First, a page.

At least one northeast Queens community sprayed with pesticides by the city Health Department last week to prevent the spread of the West Nile virus has questioned the move, saying the citys decision to spray Anvil on College Point, Bay Terrace and parts of Bayside threatened residents.
The northeast Queens spraying was announced several days before the city Health Department identified an 84-year-old Rosedale man as the citys first West Nile victim this year. So far, no plans to spray in southeast Queens have been disclosed.
The spraying, the first in the borough for West Nile in 2002, was originally scheduled for Aug. 14 but canceled because of high wind speeds, the city Health Department said. It was rescheduled for between 8:30 p.m. Saturday and 2 a.m. Sunday, and a spokesman for the Health Department said the spraying was completed early Sunday morning.
But a member of the Bay Terrace Community Alliance, a neighborhood sitting in the middle of the sprayed area, said 8:30 p.m. was too early to beginning spraying.
In the past spraying started no earlier than 10 p.m., Phil Konigsberg, a member of the Bay Terrace Community Alliance, said. Weve got a shopping center that is packed at 8:30 p.m., weve got children that are playing on the ballfields at Little Bay Park.
A spokesman for the city Health Department said the agency received no official complaints about the northeast Queens spraying, but that any pesticide spraying would be done closer to dusk from now on.
With our ground-based, targeted spraying our prime emphasis is on the human-biting mosquitoes, spokesman Greg Butler said. The human-biting mosquitoes are most active around dusk. That means that in order for the application to be effective it needs to be applied around the dusk hour.
Butler said the agency tries to give 48 hours notice prior to pesticide spraying.
While the Rosedale victim was still hospitalized this week, the West Nile virus has been spreading across the nation and causing deaths in several states, including Louisiana.
The West Nile virus was first identified in the Western Hemisphere in August 1999, when infected residents from the Powells Cove section of Queens were diagnosed by an alert doctor at Flushing Hospital.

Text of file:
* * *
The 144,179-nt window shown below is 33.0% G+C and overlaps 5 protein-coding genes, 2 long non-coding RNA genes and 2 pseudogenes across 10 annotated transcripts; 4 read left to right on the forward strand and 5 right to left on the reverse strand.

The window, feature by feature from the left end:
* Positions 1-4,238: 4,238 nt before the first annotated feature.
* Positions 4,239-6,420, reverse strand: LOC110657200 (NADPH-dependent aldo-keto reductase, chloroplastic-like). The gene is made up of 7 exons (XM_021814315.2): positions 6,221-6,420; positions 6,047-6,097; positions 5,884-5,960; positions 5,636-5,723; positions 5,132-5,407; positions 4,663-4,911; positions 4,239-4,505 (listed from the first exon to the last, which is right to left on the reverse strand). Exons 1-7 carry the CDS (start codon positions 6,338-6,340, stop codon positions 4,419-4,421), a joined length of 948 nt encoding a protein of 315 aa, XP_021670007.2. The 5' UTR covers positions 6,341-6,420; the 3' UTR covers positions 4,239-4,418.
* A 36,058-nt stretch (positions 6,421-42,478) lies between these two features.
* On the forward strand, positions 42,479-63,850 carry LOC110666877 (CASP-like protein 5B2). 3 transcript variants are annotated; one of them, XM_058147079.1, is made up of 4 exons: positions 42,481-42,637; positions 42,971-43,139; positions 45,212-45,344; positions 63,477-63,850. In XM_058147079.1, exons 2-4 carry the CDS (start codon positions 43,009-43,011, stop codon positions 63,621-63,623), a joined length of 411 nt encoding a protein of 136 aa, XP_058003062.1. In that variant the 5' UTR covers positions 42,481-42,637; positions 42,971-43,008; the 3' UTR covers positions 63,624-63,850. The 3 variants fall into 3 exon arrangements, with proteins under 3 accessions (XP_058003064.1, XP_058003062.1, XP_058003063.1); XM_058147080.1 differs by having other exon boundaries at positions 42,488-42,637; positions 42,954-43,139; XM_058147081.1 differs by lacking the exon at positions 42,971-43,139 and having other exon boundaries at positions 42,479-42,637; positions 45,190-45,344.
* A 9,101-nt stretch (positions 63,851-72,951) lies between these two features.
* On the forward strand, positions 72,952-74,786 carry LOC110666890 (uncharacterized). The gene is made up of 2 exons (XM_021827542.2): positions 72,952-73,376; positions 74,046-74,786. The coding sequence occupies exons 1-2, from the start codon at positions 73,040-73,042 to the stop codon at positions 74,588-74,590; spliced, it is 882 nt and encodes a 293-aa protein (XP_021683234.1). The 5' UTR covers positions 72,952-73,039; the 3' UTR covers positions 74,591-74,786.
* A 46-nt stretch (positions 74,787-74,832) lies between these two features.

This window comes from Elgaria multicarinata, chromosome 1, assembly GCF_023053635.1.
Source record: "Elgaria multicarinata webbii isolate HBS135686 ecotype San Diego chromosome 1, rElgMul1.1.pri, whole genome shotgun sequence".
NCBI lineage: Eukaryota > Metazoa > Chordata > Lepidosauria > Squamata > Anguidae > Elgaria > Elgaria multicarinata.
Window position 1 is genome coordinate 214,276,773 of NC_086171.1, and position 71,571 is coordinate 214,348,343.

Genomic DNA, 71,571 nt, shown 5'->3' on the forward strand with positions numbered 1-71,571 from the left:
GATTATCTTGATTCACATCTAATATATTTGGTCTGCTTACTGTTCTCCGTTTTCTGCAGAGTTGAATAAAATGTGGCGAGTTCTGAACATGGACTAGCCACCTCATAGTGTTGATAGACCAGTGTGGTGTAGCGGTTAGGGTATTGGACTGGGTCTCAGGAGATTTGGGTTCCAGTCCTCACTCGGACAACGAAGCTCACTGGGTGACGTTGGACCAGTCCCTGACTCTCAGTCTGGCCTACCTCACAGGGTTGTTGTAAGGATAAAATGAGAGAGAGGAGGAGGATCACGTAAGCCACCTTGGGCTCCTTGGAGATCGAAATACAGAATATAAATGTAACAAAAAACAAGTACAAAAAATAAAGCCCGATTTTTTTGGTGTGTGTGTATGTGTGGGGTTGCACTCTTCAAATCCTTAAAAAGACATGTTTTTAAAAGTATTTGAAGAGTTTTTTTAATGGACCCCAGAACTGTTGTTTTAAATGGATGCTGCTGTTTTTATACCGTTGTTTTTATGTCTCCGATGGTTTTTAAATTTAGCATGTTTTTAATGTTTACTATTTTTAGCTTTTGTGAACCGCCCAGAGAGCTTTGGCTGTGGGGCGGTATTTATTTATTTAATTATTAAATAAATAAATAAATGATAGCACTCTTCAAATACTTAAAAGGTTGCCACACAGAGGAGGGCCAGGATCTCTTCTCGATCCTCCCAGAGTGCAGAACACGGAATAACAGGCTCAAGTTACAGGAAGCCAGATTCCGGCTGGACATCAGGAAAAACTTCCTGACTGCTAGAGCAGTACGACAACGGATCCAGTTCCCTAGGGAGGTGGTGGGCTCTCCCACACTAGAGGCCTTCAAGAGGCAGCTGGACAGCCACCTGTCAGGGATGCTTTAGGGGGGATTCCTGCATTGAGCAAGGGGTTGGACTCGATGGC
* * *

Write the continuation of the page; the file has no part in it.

The virus is transmitted to humans by mosquitoes which contract it from infected birds. In 1999, four people died of West Nile in Queens and dozens throughout the city were sickened.
The city sparked controversy in 1999 when it chose the insecticide malathion to reduce the mosquito population and combat the spread of the virus. In the decade prior to 1999 the citys insecticide campaign had been negligible.
In 2000 and 2001 the Health Department strove to focus on prevention as a way to fight West Nile and began targeting larvae to curb the mosquito population.
This weekend the Health Department sprayed a large section of northeast Queens, including College Point with the boundaries of 11th Avenue to the south, 135th Street to the east, College Place to the west and the shoreline on the north.
In Bay Terrace and Bayside, the areas sprayed were bounded by the Long Island Expressway to the south, the Cross Island Parkway to the north and east, and a stretch of Bell Boulevard, Francis Lewis Boulevard and Utopia Parkway to the west.
Some other areas were included in the spraying, such as Fort Totten, Powells Cove Park, Queensborough Community College, Crocheron Park, Clearview Park and golf course and the northern end of Alley Pond Park.
Reach reporter Kathianne Boniello by e-mail at Timesledgr@aol.com or call 229-0300, Ext. 146.
©2002 Community News Group
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